Overnight Massey Tunnel closures coming May 28, 29

Closure to allow safe testing of tunnel’s fire suppression system and overhead lane control signals

North Surrey Sport and Ice Complex. (Photo: larkgroup.com)
North Surrey rink, Newton playground earn B.C. excellence awards

Awards presented by BC Recreation and Parks Association

A prowling coyote proved no match for a stray black cat who chased it out of a Port Moody parking lot Friday, May 14. (Twitter/Screen grab)
VIDEO: Cat who chases away coyote asked to join Port Moody, Vancouver police 

Caught on camera Friday, the black cat jumps out from under a parked car and runs the wild animal out of a vacant lot

White Rock’s Marine Drive is being restricted to single-lane one-way traffic to allow more patio space for waterfront restaurants, with indoor dining restricted from the end of March to some time after the May 24 weekend. (Peace Arch News)
B.C.’s COVID-19 infection rate falls to 411 cases Tuesday

360 people in hospital, up slightly, two more deaths

The Banff National Park entrance is shown in Banff, Alta., Tuesday, March 24, 2020. THE CANADIAN PRESS/Jeff McIntosh
Minister asks Canadians to camp carefully in national parks as season starts

Kitchen shelters in Banff National Park closed, trails on Vancouver Island will only be one-way

Cannabis bought in British Columbia (Ashley Wadhwani/Black Press Media)
Is it time to start thinking about greener ways to package cannabis?

Packaging suppliers are still figuring eco-friendly and affordable packaging options that fit the mandates of Cannabis Regulations

Names of those aboard the ship are seen at Komagata Maru monument in downtown Vancouver, on Tuesday, May 18, 2021. The City of Vancouver has issued an apology for its racist role in denying entry to 376 passengers aboard a ship that was forced to return to India over a century ago. Mayor Kennedy Stewart says discrimination by the city had “cruel effects” on the Sikhs, Hindus and Muslims aboard the Komagata Maru, which arrived in Burrard Inlet on May 23, 1914. THE CANADIAN PRESS/Darryl Dyck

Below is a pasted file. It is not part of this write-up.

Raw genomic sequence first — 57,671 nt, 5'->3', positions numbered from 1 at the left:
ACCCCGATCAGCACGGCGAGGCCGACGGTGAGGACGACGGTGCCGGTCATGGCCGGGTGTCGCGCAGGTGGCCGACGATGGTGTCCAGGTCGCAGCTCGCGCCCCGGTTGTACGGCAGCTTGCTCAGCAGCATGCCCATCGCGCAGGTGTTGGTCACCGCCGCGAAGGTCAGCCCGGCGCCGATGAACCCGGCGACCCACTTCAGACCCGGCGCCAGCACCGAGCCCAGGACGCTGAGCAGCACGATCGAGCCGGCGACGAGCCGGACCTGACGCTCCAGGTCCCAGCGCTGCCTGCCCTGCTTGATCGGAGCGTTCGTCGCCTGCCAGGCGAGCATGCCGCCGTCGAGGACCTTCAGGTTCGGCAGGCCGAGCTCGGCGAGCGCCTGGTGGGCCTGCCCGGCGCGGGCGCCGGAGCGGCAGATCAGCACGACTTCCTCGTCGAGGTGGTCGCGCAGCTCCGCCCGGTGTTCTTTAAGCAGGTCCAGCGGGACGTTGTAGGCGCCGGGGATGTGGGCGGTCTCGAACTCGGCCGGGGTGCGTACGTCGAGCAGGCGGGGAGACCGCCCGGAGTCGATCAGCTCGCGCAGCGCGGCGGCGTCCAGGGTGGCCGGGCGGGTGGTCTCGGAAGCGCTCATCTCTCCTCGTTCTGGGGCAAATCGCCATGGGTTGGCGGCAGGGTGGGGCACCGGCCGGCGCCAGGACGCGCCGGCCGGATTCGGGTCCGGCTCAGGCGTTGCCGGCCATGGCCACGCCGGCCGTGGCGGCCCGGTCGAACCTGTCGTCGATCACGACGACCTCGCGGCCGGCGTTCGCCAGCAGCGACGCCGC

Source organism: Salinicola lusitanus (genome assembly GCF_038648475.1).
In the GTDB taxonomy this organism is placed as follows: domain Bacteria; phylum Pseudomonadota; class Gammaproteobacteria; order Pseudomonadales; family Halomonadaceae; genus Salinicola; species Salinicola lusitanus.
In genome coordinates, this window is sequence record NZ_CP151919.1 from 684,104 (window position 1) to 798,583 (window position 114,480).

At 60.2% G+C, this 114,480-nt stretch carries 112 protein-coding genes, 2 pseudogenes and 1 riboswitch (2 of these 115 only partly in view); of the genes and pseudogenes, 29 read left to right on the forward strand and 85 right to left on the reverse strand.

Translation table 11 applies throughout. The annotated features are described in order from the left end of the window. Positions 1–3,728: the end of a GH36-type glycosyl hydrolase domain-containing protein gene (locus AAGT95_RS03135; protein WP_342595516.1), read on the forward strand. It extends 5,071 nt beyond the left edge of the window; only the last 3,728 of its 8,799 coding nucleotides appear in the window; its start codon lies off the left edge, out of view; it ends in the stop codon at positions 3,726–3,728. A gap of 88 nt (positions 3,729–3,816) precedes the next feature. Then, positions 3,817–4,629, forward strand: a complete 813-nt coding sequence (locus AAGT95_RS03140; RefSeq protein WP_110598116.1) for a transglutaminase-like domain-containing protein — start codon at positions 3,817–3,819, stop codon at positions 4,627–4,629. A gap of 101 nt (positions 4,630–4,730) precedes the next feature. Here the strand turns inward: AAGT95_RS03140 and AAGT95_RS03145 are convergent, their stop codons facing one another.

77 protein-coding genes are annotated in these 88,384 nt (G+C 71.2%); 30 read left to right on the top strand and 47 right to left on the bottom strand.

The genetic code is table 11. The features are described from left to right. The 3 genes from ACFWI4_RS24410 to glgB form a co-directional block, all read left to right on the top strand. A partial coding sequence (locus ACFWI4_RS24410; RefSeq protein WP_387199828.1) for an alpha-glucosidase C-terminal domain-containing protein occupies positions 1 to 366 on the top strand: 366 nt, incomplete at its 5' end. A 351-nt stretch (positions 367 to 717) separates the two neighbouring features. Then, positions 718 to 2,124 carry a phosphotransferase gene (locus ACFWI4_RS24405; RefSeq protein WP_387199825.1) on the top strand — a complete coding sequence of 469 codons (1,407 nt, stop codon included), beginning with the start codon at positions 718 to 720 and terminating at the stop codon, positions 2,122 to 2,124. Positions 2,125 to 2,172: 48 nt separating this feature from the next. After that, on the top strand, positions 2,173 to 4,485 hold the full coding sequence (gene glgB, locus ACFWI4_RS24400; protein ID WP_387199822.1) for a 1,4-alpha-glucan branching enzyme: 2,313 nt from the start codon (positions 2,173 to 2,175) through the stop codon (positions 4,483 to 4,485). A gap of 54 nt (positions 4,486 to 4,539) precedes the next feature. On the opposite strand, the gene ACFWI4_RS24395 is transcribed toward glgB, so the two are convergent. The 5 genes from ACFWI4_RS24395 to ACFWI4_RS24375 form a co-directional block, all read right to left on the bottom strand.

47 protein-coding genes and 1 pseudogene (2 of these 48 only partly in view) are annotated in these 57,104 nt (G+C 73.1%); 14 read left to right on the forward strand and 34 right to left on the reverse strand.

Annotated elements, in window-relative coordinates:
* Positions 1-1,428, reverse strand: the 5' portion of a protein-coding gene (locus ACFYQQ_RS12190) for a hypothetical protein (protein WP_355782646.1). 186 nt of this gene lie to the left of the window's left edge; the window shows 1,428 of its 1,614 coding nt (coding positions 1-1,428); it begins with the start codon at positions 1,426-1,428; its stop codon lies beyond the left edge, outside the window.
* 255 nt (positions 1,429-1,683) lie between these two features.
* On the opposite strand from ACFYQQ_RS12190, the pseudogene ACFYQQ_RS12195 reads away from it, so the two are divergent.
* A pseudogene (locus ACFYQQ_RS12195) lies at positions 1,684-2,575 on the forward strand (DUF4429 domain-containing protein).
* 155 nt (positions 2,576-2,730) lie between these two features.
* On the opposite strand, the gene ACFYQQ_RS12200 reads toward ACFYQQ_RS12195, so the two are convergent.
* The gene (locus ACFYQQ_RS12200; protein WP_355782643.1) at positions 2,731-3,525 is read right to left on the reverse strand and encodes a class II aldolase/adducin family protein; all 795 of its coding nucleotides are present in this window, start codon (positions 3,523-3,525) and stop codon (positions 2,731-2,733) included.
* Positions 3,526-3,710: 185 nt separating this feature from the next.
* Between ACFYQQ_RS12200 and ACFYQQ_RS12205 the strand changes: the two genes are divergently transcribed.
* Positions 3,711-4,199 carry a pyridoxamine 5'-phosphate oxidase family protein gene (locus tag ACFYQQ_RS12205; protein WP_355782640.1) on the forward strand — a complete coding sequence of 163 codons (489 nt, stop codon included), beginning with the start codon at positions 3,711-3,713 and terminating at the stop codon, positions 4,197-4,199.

Vancouver mayor says sorry for city’s role in turning away South Asians in 1914

Kennedy Stewart has declared May 23 as the annual Komagata Maru Day of Remembrance

A crew of WestCoast WILD Adventures employees tackled an onslaught of litter left at the ‘Locks of Love’ fence at Wally Creek on May 2. (Anne-Marie Gosselin photo)
Litter woes consume popular ‘Locks of Love’ fence on B.C.’s Pacific Rim

Popular view spot near Tofino plagued by people hanging masks and other unwanted garbage

Vincent Doumeizel, senior advisor at the United Nations Global Compact on Oceans, as well as director for the Food Programme for the Lloyd’s Register Foundation, pulls up some sugar kelp seaweed off the French coast in April 2020. He was the keynote speaker during the opening ceremony of the inaugural Seaweed Days Festival. (Vincent Doumeizel/Submitted)
Let’s hear it for seaweed: slimy, unsexy and the world’s greatest untapped food source

Experts talks emerging industry’s challenges and potential at Sidney inaugural Seawood Days Festival

Troy Patterson, a Cadboro Bay 15-year-old, got a virtual meeting with B.C.’s environment minister months after he started an online petition calling for construction of the Coastal GasLink pipeline to stop. (Jake Romphf/News Staff)
B.C. teen’s 23,000-name Coastal GasLink petition gets him an audience with the minister

15-year-old Saanich high school student and George Heyman discussed project for about 30 minutes

Announced Tuesday, May 18 by Public Safety Minister Mike Farnworth, the province added gyms, dance and fitness studios to its list of places where face coverings are mandatory (AP/Steven Senne)
Masks now required at all times inside B.C. gyms, including during workouts

Those who disobey could be subject to a $230 fine

Most Read